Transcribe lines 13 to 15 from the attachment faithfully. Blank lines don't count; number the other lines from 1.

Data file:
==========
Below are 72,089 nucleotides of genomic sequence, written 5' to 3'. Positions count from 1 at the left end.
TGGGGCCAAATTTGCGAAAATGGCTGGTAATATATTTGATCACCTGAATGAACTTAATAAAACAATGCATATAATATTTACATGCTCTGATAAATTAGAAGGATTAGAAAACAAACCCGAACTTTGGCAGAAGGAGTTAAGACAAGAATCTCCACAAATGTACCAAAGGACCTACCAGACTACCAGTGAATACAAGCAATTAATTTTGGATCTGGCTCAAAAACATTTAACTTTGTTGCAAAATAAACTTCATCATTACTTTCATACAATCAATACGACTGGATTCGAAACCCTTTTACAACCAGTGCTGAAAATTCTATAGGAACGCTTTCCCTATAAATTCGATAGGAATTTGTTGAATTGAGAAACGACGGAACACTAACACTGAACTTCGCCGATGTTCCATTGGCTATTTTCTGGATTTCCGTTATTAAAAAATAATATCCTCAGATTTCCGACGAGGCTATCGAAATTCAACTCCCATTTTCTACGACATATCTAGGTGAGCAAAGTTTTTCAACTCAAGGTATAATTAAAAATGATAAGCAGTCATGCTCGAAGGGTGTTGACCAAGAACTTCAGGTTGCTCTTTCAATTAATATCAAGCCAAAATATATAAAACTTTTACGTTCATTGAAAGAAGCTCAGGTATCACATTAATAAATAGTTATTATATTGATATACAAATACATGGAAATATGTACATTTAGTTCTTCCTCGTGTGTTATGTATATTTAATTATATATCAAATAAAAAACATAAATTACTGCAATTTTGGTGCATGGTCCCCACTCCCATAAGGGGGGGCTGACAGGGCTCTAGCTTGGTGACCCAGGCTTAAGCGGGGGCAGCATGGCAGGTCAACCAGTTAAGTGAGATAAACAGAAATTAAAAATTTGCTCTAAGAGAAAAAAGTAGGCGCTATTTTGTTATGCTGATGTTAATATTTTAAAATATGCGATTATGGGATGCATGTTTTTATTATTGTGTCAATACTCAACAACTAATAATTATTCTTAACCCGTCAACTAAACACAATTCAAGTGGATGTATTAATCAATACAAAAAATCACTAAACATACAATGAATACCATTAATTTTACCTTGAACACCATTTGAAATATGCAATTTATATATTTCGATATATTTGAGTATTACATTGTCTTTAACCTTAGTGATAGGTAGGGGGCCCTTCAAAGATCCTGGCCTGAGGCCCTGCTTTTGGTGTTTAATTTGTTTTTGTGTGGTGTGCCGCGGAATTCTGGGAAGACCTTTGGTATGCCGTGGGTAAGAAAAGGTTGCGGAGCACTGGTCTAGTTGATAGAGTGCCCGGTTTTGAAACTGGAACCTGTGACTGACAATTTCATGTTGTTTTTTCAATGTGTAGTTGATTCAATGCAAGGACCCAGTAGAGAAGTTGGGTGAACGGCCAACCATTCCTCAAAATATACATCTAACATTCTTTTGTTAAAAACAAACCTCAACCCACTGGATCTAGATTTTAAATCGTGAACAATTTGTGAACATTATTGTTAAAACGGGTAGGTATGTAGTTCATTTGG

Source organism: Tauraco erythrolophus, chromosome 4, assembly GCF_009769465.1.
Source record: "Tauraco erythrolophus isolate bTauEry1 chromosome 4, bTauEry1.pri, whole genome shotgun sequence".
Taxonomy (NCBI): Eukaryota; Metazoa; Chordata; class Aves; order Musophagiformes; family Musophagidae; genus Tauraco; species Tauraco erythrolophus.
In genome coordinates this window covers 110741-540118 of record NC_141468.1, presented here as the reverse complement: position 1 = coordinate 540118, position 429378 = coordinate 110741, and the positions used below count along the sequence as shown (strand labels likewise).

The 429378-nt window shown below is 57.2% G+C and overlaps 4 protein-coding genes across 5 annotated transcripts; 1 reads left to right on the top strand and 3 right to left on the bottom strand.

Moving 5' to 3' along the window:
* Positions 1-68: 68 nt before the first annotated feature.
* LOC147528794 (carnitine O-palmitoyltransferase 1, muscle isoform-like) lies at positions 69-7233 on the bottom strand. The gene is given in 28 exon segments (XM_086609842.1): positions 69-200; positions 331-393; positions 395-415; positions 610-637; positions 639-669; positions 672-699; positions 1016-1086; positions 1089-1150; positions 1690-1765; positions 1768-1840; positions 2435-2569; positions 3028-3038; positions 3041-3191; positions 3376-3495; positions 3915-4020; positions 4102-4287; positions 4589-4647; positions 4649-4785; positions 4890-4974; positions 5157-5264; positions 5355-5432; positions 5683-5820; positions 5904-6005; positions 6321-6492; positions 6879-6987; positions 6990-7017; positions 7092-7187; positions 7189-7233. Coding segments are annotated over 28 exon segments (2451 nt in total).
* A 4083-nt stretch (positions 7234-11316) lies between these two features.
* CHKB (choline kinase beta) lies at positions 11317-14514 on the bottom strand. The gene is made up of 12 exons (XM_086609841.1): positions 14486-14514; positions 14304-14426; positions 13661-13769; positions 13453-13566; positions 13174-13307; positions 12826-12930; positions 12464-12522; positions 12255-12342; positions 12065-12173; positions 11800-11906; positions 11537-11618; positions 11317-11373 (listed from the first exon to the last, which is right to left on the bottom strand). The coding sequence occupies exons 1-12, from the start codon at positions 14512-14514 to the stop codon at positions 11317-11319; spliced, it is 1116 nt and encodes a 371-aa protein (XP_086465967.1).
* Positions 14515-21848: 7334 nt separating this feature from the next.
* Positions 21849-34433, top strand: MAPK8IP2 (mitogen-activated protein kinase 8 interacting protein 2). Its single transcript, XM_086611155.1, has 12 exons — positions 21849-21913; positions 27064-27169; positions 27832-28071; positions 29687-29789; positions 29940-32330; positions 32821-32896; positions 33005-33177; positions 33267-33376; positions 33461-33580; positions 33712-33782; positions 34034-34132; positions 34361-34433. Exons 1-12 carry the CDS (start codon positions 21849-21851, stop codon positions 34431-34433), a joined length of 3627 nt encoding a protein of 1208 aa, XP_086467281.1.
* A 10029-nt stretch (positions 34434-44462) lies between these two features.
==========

* Positions 14515-21848: 7334 nt separating this feature from the next.
* Positions 21849-34433, top strand: MAPK8IP2 (mitogen-activated protein kinase 8 interacting protein 2). Its single transcript, XM_086611155.1, has 12 exons — positions 21849-21913; positions 27064-27169; positions 27832-28071; positions 29687-29789; positions 29940-32330; positions 32821-32896; positions 33005-33177; positions 33267-33376; positions 33461-33580; positions 33712-33782; positions 34034-34132; positions 34361-34433. Exons 1-12 carry the CDS (start codon positions 21849-21851, stop codon positions 34431-34433), a joined length of 3627 nt encoding a protein of 1208 aa, XP_086467281.1.
* A 10029-nt stretch (positions 34434-44462) lies between these two features.